Money and property are believed to be two of the main causes of divorce. If the couple cannot reach an agreement as to how their property and debts will be divided, the court will step in.
Most states follow equitable distribution when dividing marital property in a divorce. Unlike community property states where marital property is divided fairly equally, when deciding equitable distribution, the court considers what would be the fairest to both parties. Florida is a common law property state and follows the laws of equitable distribution.
There are no specific, set rules in deciding who gets what or how much during equitable distribution. The courts take into account a variety of factors, including: whether the property is separate or marital, the needs and earnings of each spouse, the career loss of one spouse who stayed home to rear children, and wrong-doing by a spouse, such as an extra-marital affair or domestic violence.
For example, the spouse who gave up their career and stayed home to raise children may receive a larger portion of the marital property. On the other hand, an abusive spouse or a party who caused the breakdown of the marriage may get a smaller share of the marital property. The court also considers the earning potential of the spouses post-divorce when determining how properties and debts will be distributed.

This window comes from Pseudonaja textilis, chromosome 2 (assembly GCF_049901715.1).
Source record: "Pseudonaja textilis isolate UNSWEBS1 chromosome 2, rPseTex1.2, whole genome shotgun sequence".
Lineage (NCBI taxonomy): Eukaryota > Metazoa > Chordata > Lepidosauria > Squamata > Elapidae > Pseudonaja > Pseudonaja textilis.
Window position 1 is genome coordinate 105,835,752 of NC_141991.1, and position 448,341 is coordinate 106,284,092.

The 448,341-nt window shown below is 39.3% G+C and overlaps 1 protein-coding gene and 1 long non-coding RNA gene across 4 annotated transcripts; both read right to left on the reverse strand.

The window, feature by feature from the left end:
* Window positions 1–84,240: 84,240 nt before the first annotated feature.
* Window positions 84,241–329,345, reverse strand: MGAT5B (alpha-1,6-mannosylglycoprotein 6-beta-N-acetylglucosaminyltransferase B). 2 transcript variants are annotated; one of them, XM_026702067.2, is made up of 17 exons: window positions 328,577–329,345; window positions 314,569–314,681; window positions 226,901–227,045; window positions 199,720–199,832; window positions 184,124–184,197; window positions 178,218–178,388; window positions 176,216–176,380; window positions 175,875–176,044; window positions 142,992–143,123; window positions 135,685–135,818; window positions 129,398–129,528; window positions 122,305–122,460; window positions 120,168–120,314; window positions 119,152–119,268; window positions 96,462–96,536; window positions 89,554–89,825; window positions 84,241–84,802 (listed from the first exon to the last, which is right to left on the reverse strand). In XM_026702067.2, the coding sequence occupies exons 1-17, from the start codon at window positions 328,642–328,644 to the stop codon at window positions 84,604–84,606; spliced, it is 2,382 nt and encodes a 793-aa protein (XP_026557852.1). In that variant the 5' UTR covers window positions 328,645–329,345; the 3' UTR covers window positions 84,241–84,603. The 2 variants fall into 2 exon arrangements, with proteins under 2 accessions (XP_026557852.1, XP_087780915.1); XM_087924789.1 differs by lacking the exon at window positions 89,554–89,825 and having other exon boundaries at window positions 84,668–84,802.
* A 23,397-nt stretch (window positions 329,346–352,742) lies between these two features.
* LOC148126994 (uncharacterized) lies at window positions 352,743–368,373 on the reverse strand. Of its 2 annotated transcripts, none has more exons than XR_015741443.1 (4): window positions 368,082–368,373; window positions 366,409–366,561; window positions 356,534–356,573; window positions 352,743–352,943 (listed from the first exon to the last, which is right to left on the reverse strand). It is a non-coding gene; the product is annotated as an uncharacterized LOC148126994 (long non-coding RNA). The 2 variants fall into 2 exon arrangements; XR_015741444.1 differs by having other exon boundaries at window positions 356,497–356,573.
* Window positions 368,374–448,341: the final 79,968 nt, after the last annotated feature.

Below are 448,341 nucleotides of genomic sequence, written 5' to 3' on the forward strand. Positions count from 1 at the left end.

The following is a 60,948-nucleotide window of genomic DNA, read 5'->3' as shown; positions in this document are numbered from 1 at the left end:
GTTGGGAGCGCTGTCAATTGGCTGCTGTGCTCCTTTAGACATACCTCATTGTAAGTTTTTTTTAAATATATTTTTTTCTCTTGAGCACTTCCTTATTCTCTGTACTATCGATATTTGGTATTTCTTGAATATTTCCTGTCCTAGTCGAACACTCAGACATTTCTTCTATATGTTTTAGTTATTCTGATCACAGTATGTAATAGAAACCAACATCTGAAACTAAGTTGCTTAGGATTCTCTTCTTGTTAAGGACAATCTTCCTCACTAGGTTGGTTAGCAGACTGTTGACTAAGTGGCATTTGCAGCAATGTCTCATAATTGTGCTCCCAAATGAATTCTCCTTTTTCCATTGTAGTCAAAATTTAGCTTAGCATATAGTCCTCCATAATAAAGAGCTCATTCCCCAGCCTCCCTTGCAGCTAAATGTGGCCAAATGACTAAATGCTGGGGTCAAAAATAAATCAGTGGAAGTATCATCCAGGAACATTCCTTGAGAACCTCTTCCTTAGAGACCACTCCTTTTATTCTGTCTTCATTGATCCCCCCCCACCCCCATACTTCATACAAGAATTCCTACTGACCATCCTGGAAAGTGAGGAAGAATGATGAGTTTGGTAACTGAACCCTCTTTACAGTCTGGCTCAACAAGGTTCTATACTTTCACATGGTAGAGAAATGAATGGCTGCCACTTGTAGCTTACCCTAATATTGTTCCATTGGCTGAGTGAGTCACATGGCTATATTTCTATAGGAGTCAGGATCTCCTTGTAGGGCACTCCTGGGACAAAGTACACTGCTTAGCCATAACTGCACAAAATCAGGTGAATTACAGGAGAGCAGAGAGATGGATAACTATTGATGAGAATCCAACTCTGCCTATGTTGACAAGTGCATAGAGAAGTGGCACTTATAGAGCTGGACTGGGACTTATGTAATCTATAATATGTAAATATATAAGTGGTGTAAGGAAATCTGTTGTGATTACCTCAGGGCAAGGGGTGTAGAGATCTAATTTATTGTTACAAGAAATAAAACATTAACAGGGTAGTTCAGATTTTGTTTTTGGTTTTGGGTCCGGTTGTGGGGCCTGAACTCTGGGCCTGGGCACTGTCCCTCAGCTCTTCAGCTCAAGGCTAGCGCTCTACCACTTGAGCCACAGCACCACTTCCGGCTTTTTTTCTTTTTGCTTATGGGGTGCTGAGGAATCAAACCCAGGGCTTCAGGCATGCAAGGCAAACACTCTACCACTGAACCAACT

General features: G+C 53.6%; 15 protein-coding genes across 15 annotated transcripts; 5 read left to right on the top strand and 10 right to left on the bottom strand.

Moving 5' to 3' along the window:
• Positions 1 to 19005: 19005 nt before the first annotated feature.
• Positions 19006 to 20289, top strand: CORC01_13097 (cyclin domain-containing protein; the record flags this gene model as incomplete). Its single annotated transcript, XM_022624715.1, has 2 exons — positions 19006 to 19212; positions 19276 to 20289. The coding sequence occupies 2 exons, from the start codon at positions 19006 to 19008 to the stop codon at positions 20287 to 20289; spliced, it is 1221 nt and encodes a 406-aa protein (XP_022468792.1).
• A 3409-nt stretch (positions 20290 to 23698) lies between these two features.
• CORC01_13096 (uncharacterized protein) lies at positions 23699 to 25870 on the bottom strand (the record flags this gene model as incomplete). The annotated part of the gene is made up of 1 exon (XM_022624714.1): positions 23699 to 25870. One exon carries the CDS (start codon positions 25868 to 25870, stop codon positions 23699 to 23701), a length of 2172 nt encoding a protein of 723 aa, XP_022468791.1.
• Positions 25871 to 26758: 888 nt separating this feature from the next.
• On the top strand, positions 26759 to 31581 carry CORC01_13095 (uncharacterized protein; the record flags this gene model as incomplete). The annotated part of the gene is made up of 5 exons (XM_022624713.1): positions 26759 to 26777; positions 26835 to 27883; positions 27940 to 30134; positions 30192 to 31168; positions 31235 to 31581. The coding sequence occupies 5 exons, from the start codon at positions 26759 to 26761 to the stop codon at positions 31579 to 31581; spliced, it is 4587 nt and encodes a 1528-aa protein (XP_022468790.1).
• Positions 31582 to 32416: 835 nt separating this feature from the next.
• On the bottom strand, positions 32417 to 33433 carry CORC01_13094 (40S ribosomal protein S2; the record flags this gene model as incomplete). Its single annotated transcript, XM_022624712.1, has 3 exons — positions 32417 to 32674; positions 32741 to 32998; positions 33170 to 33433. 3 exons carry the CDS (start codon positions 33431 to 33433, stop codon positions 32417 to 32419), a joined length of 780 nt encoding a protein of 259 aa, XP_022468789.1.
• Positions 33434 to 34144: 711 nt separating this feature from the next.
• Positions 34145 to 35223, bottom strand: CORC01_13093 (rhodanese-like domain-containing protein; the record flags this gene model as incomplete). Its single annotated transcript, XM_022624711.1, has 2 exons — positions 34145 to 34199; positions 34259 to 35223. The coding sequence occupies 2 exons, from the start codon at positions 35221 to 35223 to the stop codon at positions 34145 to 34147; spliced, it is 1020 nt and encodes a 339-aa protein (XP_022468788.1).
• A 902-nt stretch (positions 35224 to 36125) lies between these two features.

Separation or divorce is a complex and emotional subject for most. It is also one of the most stressful times that many live through in their lives. Sometimes, it is difficult for people to make the correct decisions for themselves and their family. It is important for couples to understand how laws can influence their divorce and it may be wise to have the assistance of a legal professional to safeguard their interests.